Compositing the HDR Portrait – Topaz ReMask 3

Compositing the HDR portrait – Topaz Remask 3 

I was challenged to do this by a few people, last week a Long Island Photography group asked if it was possible (most said no). Then this week, a friend sent me a link to Joel Grimes and his commercial work blending HDR and sports photography and kind of challenged me to see what it would look like if I did it. (Never challenge me) 

I’ve had this idea for almost a year now but I had a different vision for it, which I still will try next weekend when I have a model for a different reason but if we have spare time I will try my other method. But inspired by the above I thought I would give an HDR Portrait a whirl using compositing of two images using Topaz Remask 3 to make the selection masking process as easy and precise as possible. 

First let’s take a look at out two images. 

Our background: this was an image I shot in San Diego’s Balboa Park a little over a year ago. It is a 3 exposure HDR, finished in Photomatix Pro.






















 The Model Image was shot two months prior when I was shooting images for my book, How to Take Great Photos. It is a standard photograph shot using OCF


Topaz Adjust 5

The first thing I did was take my background image and it needed more of an HDR look to it…yes I actually wanted to grunge it up a bit. I could have started from scratch and reprocessed the image in Photomatix, this time with a heavier hand. But I knew that wasn’t really necessary as I had a tool that would do it with much less work: Topaz Adjust 5 

I opened the image in Photoshop, duplicated the background and then used my plug-in for Topaz Adjust 5. I went to the HDR Presets and selected HDR Heavy Pop Grunge. This provided just the look I was after


 With my background image as I wanted it, it was time to move to my Model Portrait of lovely Noelle and to start the masking process for a smooth and precise selection

 Topaz Remask 3

Opening the image in Topaz Remask 3, It was a simple task of painting red what I wanted to remove, painting green what I wanted to keep and using the Blue Compute brush to paint a line around the subject to compute what stayed and what went


After about 15 minutes to really get things right, slowly refining the mask till it was perfect. I had the mask I needed for the selection


Bringing it back into Photoshop, here is the selected image of our model Noelle.


After a few adjustments it was time to drag our model onto ourBalboaParkbackground. Using the move tool, I simply dragged the selection onto our background image. At this point I needed to mirror flip her so that she was facing the right direction to fit into our scene. I did that with Edit>Transform> Flip horizontal. Then, again using the move tool, positioned her where I wanted in the frame.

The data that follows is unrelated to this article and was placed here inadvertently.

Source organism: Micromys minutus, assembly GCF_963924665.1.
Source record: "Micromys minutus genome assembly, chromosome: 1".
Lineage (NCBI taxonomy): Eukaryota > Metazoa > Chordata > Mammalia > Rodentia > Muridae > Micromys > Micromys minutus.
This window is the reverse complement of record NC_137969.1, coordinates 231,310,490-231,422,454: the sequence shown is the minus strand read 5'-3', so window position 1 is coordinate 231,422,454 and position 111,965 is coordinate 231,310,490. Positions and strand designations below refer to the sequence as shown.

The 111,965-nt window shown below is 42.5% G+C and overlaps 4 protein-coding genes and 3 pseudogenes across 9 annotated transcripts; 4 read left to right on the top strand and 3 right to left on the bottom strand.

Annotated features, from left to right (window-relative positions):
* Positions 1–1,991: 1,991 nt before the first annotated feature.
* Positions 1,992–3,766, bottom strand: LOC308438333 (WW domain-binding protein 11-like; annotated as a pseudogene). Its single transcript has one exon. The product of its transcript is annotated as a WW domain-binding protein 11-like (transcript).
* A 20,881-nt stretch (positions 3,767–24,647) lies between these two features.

At this point she really wasn’t blending well into the scene so I thought she needed a little HDR look to her too. I duplicated the layer and again I returned to Topaz Adjust 5 but this time I went a little lighter handed and used one of the Vibrant Collection presets: Detail – Strong. 

Now she had the detail I wanted to match the background but she still didn’t blend with the tone of the image as much as I would have liked. So I used a trick I showed you a year ago when I did the shoot at the harbor. I duplicated the model layer again and this time opened Topaz BW effects and selected the Platinum preset. 






















I then turned the color layer above back on and changed the opacity of the color level to about 65%. Now she seemed to blend in pretty well, but I still wanted her to look more natural because going too far can highlight things that are not flattering to a woman. 

After a few tweaks here and there with position, and a little use of the blur tool around some of the edges and a little dodging and burning. I had the look I wanted for the image


The last step was to take a soft brush and some dark gray set to a medium opacity and on a new layer add some shadows behind her feet to make her blend in better


























 At this point I though it best if the image was cropped but I couldn’t decide which way I should crop it to 8  x 10 proportions, so I did both.
























You tell me. 

I hope you enjoyed that. It actually was a lot of fun and challenging to do. I haven’t been a fan of compositing, preferring to do all my work in camera. But I am happy with the results and of course I really can’t resist a challenge from anyone.


Hope that helps,



  1. Jenn January 21, 2012 at 11:14 am #

    I knew you could do it and I knew you could do it well!

  2. Bill Tweedy January 21, 2012 at 8:07 pm #

    Peter, nice job on the remask. Is there any way of putting a shadow behind her feet.The feet look like they are suspended in air.

    • Peter January 21, 2012 at 8:15 pm #

      Good Idea Bill,

      I watched a video on how Jeol Grimes did his work and in it he talked about adding shadow. I didn’t think of it and should have. thanks for the smarts

  3. Steve January 22, 2012 at 8:53 am #

    The lack of shadow was my first thought also
    particularly with her right foot which looks artificially

    Great site.

  4. Pat Harris January 26, 2012 at 5:45 am #

    I was thinking the same thing about the feet….they needed a shadow to keep them from floating. Great composite!

  5. Randy August 8, 2012 at 7:49 am #

    Nice work, but in my opinion, it doesn’t truly look integrated yet. I personally would add subtle cast shadows for the model and lighting adjustments to the background image which is much flatly lit. The models highlights are very nice, but that’s the area that really looks to be composited to me.

    • Peter August 8, 2012 at 8:08 am #

      Thanks Randy.
      Try your hand at it, we always post reader images and how they did it!


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